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Rangers: 'Is There For Honest Poverty'


In a time where the Scottish Independence debate is becoming ever more prevalent, it may be somewhat of a surprise to see a Rangers minded writer refer to an alleged nationalist icon like Robert Burns when discussing their club. Even if Burns was a keen member of the Masonic craft and supposedly also a self-confessed Unionist, I’m sure many bears may not be as eager as me to refer to his work.

Not that I’m into poetry you’ll understand – Norman MacCaig at school was as far as I ever got into that genre - but it was after Sunday’s match with Brechin that I suddenly struck a chord with Scotland’s national bard. OK, despite the poverty of passing on show, and even after our well-documented financial problems, it may be somewhat disingenuous to describe our club as a poor one. But other aspects of the poem are worth exploring.

As touched on earlier, I wouldn’t describe myself particularly erudite when it comes to interpreting poetry. However, like many of the arts, I guess our reading of such work is entirely subjective so perhaps this tangent is worth following. Clearly some of the themes in the poem we can take for granted today. Democracy and freedom weren’t always virtues we had available to us so it is vital we use them effectively now.

Indeed, in a football context one does wonder what Burns would have thought of ‘Offensive Behaviour’ Acts, squabbling authorities and corporate sponsorship. He may well have been keen on sporting integrity but I doubt Burns would have be overly persuaded with regard to its application of late. After all, it appears that at first glance integrity was never the real issue given opportunism and bullying isn’t usually associated with morals.

On the other hand, I doubt Burns would have much sympathy for Rangers and why would he have? Burns’ farming father may not have been a fan of taxes either but avoiding them is a risky business – be it by a small landowner or a multi-national steel conglomerate. Add in the petty jealousies and bitterness in our wee country then our club was never going to be let off lightly with our crimes. Charles Green may have been over-dramatic with his ‘bigotry’ claims but there’s no doubt balance has been outdone by bloody-mindedness in recent months.

Administration, followed by fines (monetary and sporting), followed by liquidation, followed by a three league demotion, followed by a three year European suspension, followed by a twelve month registration embargo, followed by reservation of further punishment – getting off lightly certainly isn’t applicable here. And still more is yet demanded. Punishment or consequence is debated by the pedants and despite just finishing our first match under our new company (though the club retains its history via the continuation of the SFA share) the future remains unclear with respect to where we’ll be playing in the next few years (and under what sanctions).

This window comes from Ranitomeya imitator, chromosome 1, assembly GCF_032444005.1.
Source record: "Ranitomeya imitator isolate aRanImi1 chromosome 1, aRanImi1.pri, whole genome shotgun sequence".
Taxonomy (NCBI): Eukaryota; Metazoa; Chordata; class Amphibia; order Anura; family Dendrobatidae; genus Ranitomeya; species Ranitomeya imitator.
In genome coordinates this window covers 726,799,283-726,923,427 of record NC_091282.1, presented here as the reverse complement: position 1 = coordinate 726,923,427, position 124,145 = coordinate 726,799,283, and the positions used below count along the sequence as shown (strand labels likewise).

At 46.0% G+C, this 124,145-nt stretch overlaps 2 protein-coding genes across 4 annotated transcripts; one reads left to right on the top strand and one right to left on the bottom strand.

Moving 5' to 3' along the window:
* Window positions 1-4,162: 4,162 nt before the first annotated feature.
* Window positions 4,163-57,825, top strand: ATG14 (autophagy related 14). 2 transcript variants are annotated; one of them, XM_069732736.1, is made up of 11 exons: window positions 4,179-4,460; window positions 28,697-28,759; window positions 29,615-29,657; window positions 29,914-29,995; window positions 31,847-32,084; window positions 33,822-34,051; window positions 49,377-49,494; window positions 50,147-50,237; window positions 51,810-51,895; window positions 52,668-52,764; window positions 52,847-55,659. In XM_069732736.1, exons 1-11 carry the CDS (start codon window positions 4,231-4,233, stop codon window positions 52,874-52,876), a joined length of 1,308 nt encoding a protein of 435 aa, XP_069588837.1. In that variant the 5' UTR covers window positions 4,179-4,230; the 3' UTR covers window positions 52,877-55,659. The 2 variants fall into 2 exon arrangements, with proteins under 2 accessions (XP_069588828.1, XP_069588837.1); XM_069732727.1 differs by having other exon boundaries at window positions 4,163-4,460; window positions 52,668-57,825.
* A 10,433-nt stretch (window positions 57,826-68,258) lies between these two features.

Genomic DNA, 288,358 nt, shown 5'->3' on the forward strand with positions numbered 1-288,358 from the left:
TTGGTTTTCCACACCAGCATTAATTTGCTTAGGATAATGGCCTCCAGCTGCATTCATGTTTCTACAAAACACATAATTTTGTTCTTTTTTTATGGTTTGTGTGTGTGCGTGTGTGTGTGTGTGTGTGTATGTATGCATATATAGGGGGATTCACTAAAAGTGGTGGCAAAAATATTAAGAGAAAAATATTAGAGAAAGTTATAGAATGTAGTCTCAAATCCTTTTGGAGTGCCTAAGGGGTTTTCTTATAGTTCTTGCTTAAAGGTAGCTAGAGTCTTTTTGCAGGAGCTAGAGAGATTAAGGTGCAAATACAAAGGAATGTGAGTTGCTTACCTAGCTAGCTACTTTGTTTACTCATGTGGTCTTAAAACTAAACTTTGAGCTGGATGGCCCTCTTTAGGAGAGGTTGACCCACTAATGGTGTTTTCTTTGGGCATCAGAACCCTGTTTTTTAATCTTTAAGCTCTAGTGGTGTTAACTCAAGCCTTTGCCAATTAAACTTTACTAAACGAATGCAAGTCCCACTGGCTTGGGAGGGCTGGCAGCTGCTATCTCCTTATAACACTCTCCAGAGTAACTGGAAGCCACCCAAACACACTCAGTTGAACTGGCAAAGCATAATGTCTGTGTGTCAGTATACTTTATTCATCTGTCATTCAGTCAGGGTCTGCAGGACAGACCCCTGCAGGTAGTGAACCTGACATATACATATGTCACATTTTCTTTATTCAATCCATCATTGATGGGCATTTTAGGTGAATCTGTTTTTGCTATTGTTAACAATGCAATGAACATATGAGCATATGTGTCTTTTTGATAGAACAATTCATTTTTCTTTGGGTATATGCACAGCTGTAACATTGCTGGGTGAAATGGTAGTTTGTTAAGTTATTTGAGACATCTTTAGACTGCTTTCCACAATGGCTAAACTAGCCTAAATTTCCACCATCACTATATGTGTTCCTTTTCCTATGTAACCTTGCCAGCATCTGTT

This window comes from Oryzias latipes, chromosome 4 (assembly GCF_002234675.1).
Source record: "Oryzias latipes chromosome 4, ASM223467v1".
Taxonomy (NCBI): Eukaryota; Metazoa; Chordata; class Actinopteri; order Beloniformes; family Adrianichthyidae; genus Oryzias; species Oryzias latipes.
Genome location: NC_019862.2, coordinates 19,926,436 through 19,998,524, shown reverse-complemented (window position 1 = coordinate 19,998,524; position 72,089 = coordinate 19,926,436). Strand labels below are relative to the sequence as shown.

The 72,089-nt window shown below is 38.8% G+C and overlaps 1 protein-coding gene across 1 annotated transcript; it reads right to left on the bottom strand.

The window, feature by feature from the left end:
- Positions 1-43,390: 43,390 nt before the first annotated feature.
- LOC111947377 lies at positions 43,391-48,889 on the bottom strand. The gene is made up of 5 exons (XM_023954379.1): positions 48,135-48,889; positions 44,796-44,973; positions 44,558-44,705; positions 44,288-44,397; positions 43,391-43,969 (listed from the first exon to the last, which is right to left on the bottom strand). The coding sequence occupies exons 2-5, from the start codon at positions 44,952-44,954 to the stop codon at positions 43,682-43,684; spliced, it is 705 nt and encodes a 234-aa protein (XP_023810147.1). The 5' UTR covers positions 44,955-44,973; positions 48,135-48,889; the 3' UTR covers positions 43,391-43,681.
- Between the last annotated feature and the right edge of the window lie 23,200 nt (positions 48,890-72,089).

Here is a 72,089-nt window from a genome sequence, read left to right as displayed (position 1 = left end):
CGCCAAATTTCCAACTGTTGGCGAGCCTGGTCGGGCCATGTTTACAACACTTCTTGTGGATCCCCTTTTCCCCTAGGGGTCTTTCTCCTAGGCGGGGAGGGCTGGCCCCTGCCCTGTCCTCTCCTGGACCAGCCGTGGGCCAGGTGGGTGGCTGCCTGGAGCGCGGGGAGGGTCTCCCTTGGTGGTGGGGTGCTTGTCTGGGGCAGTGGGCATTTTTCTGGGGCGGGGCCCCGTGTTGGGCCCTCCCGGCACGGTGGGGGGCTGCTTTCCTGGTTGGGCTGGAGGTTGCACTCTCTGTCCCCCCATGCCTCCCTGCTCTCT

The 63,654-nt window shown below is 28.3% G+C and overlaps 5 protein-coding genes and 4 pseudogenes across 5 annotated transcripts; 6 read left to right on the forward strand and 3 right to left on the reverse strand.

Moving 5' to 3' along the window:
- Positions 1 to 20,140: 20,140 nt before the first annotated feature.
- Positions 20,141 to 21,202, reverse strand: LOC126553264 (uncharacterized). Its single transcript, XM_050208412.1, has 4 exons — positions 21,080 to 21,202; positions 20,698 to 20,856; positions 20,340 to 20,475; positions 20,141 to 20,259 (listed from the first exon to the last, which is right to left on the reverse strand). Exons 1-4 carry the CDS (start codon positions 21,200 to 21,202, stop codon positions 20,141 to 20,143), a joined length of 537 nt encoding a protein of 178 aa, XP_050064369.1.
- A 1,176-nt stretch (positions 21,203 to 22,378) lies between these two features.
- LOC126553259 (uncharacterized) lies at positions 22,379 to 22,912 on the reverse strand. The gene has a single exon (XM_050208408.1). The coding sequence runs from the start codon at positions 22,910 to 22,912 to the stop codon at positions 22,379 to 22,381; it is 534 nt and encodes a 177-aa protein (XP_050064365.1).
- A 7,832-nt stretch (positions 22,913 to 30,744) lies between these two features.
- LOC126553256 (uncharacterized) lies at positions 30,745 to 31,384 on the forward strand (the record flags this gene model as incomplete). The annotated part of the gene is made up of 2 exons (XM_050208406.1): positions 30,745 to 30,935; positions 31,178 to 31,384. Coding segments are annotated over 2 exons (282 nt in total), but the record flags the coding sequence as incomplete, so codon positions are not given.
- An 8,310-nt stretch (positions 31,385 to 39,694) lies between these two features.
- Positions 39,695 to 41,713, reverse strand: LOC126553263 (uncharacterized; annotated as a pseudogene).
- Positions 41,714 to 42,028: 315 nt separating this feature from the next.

In Burns’ efforts to outline his idealistic version of civilised society it seems obvious that virtues such as honesty, dignity and, yes, even integrity are the minimum required for any community to function effectively. To that end it could be argued that Rangers via their efforts to avoid tax or circumvent contracts did lack a sporting (and social) respect to their peers. Because of that I’m glad key figures as Dave King and Malcolm Murray have attempted to show remorse for the actions of those who should have known better. Those guilty of the corporate vandalism forced upon our club have a lot to answer for.

As a result of such people (criminals?) our club, its staff and our fans have all had to take our medicine and it’s somewhat of a relief that were are starting to move forward again. Starting at the bottom may be hard to accept but if we’re to be part of the order Burns describes, then I’m comfortable we’re capable of learning from our sins and starting afresh with renewed pride in our heritage while also safe-guarding our future.

The problem we have though is will we be permitted to do so? Already we have mischief-makers refusing to acknowledge the club by its 140 year old name amid childish attempts to muddy the waters between company names (oft changed in the world of sport) and that of the club per se. I’m sure the bard (who himself changed his name from Burnes) would sympathise with our position there. Add in the SPL who appear desperate to apply further sanction for alleged contract misdemeanours (whilst apparently ignoring other club’s examples) then our challenges are far from over.

Considering the above, one does wonder if a Man really is a Man for a’ that? Honesty and dignity are indeed virtues but can those who wish to continue the attack on Rangers Football Club (see it’s not difficult) genuinely say they can cast the first stone?

In actual fact instead of Scottish football (and associated industries) using the Rangers shambles to construct a better democracy throughout the game offering a real sense of fairness, equality and leadership, we have the opposite. We have deceit, we have exploitation and we have greed. Even worse, we have people willing to tolerate this.

Ergo, when the initial romance does wear off for us Rangers fans in the aridity of the lower divisions, just remember that in such (relative) poverty there lies honesty and perhaps some redemption. Unfortunately for others ‘It’s comin' yet for a' that’ is still a distance away for those who wish to preach about us whilst ignoring their own faults.